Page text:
Twelve-year-old Sedigah saw her mother, Ashadom, for the first time in eight years when she woke up from an eye operation at a hospital in Mornei, West Darfur.
"Mother, I see your face, is it real or am I dreaming?" the young girl exclaimed, hugging Ashadom and beginning to cry.
Blinded at age four from an illness, Sedigah had now regained sight in one of her eyes. In a month, the medical team would operate on the other.
To obtain treatment for Sedigah, the mother and daughter, members of a nomadic pastoralist tribe, made an arduous, five-day trip by donkey across the arid semi-desert of West Darfur.
"One night in my dreams I had a vision and spoke with God - will my daughter be able to see again in her life? I never thought those people in white vehicles would make my dream come true," said the grateful mother.
Seeing the happy face of Sedigah, Director General of Alwalidian Charity Eye Hospital Dr Isam Babiker said nothing could have given him more joy.
"All we need is a small room to do the eye surgery and a committed team - and people will regain their sight," said Dr. Babider, an ophthamologic surgeon by profession.
More than 11,000 people have received treatment from mobile eye clinics this year in West Darfur. Funded by the UN High Commissioner for Refugees (UNHCR), the clinics are run by implementing partner HelpAge International.
Described as "windows to the world", eyes allow us to experience our surroundings and move around with ease. But care for these vital organs is difficult to obtain in much of the world, and people suffer from treatable ailments or even go blind from preventable illnesses.
Sixty-seven-year-old Abdollah Yahya, a refugee from eastern Chad, underwent surgery last year at Um Shalaya refugee camp near Mornei, which greatly improved sight in her right eye. Now she hopes to repair the vision in her left eye. The medical care, she said, will restore independence and make it easier to care for her family.
Eye care at the mobile clinics is provided free of charge to IDPs, host communities, pastoralists and refugees. The mobile teams with their experienced staff from Alwalidian Charity Eye Hospital in Khartoum and El Geneina Eye Hospital in West Darfur include one ophthalmic surgeon, a medical doctor, and an anesthetist.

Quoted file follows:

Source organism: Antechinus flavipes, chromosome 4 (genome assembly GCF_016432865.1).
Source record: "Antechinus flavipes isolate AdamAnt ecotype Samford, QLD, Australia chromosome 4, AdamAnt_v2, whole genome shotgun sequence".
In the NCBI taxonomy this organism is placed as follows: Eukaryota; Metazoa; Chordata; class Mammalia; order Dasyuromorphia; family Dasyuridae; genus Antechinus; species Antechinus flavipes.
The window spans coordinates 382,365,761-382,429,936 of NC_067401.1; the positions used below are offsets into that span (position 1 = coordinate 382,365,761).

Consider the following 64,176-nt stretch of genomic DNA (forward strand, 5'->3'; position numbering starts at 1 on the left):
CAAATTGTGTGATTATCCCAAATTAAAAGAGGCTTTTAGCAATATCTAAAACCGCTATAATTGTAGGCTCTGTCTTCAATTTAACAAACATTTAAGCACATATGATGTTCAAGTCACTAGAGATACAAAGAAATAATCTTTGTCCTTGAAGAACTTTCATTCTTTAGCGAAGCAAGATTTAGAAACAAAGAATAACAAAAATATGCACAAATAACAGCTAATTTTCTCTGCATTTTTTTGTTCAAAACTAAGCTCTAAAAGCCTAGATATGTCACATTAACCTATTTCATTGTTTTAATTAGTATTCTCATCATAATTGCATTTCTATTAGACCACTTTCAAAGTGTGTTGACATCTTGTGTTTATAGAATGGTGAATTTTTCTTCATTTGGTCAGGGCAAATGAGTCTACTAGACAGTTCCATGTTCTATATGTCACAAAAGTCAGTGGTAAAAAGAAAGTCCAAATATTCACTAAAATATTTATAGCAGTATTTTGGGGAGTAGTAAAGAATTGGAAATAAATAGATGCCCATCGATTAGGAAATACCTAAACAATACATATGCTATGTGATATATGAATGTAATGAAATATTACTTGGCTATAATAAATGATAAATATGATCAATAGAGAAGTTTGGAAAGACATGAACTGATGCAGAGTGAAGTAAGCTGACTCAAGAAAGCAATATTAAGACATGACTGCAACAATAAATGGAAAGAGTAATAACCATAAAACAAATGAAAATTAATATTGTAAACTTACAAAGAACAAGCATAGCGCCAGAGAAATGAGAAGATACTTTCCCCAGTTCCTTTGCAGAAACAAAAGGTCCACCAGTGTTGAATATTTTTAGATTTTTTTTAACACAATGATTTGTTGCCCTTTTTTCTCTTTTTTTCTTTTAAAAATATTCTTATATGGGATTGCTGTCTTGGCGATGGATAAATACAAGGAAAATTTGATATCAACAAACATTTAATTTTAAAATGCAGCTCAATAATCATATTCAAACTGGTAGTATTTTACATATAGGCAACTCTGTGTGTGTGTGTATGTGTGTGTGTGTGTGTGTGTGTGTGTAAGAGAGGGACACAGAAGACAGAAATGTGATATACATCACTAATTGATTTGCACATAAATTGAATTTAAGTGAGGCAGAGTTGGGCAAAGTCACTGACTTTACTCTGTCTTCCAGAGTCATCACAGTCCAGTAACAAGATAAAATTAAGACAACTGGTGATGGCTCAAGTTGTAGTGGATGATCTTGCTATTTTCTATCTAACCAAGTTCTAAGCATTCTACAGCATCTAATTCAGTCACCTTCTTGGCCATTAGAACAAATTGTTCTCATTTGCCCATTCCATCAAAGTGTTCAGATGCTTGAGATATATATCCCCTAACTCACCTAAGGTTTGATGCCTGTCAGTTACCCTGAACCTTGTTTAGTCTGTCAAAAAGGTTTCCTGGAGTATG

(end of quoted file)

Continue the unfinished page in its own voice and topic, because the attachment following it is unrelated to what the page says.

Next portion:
The conditions they treat may be infections, allergies, cataracts, trachoma, and glaucoma. More than 9,850 people have been treated this year and 1,133 have had intraocular lens transplants as a result of cataracts or failing vision. Another 293 people have been operated on for trachoma, an infectious disease that is the world's leading cause of preventable blindness.
Adam Abdalla Noreen, a 74-year-old Sudanese man living at Krinding internally displaced person (IDP) camp, was blind until a cataract was surgically removed from one eye. "Now I can do my five prayers in the mosque easily. I will tell the people in Krinding to pray and thank God for their eyes."
In addition to improving their sight or restoring vision to blind people, the clinic also brought communities together and boosted co-existence, according to Abbas Haidarbaigi, UNHCR Head of Office in Mornei.
"This includes co-existence between host communities, IDPs, nomads, refugees and tribes - particularly at the local level. The patients who were examined and had surgery were a combination of these groups, with most of them being elders," the UNHCR official said.